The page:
Cameron Stewart – Irish Primary PE Conference
“Moving Forward: Physical Education for the Future”
Galway was the setting for the 2018 Irish Primary P.E Association’s annual conference and what a glorious setting it was. I can see why Ed Sheeran wrote a song about this place, it was nearly as inspiring as the work going on at the conference.
The conference was held at the NUIG sports centre and it was packed with workshops, delivered by some of Ireland’s most talented teachers and educators.
The following workshops were on offer and I personally took part in the Irish dancing, back to basics, yoga and managing conflict.
Before heading to the first workshop we all took part in the morning introduction session. The first thing that struck me was the number of primary classroom teachers in attendance. There were well over 100 teachers, each with a clear focus on improving their own delivery of P.E at a primary level. I found that inspiring, and it was clear from the start that Ireland, as a nation, appreciated the importance of Health & Wellbeing and physical activity and this had clearly filtered down into its teaching staff.
The first workshop of the day was “folk dance”. Personally, as a teacher, I had recently become a bit obsessed with gameplay, so I was really looking forward to an insight into different types of dance and how this can benefit pupils learning. The workshop itself was excellent, very well organised and explained by the two tutors. What they made clear was the benefit different types of dance can have for children in terms of bilateral coordination, confidence, cognitive development and also fitness. At the end of the workshop my two left feet were in bits, but I left feeling refreshed and inspired about the importance of dance and aesthetics in the curriculum.
Next up was “back to basics”. This workshop was focused on developing fundamental movement skills through fun activities. Personally, I have a huge interest in F.M.S and the role it plays in physical literacy, so I was really keen to see their approach towards developing this.
The model they used was a Multi Skills Jigsaw. The components of this jigsaw are below.
I was really excited to see a focus on “sports specific skills and tactics.” I think it’s really important to not only develop movement, but develop pupil’s knowledge regarding gameplay and how to approach certain game types. I liked the way the jigsaw displayed the structure of learning. The Fundamentals of Movement are at the bottom, they include key building blocks such as balance, co-ordination, agility and speed. Next are the fundamental game skills and movement skills including spacing, passing and moving , throwing and running. Finally they had sport specific skills and tactics.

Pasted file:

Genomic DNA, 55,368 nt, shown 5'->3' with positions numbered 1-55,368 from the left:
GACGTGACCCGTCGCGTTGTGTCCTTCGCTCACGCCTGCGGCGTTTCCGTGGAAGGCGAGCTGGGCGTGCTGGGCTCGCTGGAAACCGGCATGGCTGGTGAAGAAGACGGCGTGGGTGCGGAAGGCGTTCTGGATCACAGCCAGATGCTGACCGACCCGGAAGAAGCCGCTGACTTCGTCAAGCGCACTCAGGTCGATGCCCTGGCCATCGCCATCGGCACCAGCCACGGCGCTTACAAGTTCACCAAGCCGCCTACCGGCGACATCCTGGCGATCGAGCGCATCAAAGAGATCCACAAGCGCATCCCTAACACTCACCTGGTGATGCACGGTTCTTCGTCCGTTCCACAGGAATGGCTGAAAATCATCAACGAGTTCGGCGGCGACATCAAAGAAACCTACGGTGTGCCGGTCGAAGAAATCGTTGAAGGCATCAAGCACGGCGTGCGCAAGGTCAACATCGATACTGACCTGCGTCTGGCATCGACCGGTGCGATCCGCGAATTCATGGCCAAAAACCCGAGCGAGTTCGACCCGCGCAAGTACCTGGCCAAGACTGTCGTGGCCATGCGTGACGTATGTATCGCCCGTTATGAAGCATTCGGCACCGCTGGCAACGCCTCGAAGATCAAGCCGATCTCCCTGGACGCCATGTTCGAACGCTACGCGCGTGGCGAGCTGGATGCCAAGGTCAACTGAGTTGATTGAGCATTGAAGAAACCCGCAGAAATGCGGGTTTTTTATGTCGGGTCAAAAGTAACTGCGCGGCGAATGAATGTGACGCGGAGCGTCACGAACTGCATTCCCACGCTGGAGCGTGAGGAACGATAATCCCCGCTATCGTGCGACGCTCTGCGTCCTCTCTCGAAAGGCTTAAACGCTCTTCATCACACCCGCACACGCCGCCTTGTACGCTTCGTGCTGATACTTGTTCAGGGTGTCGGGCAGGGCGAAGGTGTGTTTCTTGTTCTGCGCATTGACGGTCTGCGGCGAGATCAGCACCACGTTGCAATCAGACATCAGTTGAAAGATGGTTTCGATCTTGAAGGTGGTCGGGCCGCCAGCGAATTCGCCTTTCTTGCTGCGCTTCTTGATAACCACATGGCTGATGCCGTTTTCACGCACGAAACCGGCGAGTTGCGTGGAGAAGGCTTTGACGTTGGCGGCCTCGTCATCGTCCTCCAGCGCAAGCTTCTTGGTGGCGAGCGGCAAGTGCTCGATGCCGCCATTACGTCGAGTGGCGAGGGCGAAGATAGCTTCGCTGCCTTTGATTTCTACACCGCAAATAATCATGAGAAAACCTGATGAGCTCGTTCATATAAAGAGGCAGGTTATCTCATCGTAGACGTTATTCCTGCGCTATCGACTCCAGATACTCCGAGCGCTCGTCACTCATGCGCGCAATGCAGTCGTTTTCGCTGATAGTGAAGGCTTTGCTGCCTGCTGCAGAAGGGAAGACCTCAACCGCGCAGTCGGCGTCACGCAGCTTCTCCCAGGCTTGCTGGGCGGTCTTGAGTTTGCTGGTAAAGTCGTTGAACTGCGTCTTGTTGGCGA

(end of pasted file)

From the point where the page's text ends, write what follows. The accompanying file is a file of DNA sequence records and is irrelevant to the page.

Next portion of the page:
The activities which they then demonstrated were well organised and appropriate with clear progressions and pathways. However I think the biggest area of interest was the pedagogical approach and how the jigsaw was laid out.
I then rounded out the day with my final two workshops, Yoga and Managing Conflict. The yoga was excellent and the tutor explained how yoga can be linked to gymnastics in many different ways. The way she combined the stretches with the relaxation techniques linked really well into mental wellbeing and if we can help our pupils improve their ability to relax, which can only be a good thing.
The managing conflict workshop was eye-opening. An area I have always found difficult is improving pupil’s abilities in dealing with conflict. Again this is another reason why P.E is such a vital subject , because it addresses life skills, the ability to communicate with others, reason with them, create solutions and work together. The tutor explained his “think tank” process in which pupils who disagreed would take a seat in the “think tank”. They would then take turns explaining their feelings and come up with a solution before leaving. He discussed how important it was to follow and teach the pupils the process and dealing with conflict is a skill. I saw how this could be linked to Sport Education in which pupils/teams could be rewarded points for using the think tank which would be a pretty positive approach to behaviour management.
Overall my experience in Galway has been a fruitful one. Ireland are currently in a re-development phase of their national curriculum so it is an opportune time for us, Scotland, to share our good practice with them regarding primary and secondary physical education. At the end of the day it’s clear we are all trying to achieve the same goal, positive P.E experiences for our pupils.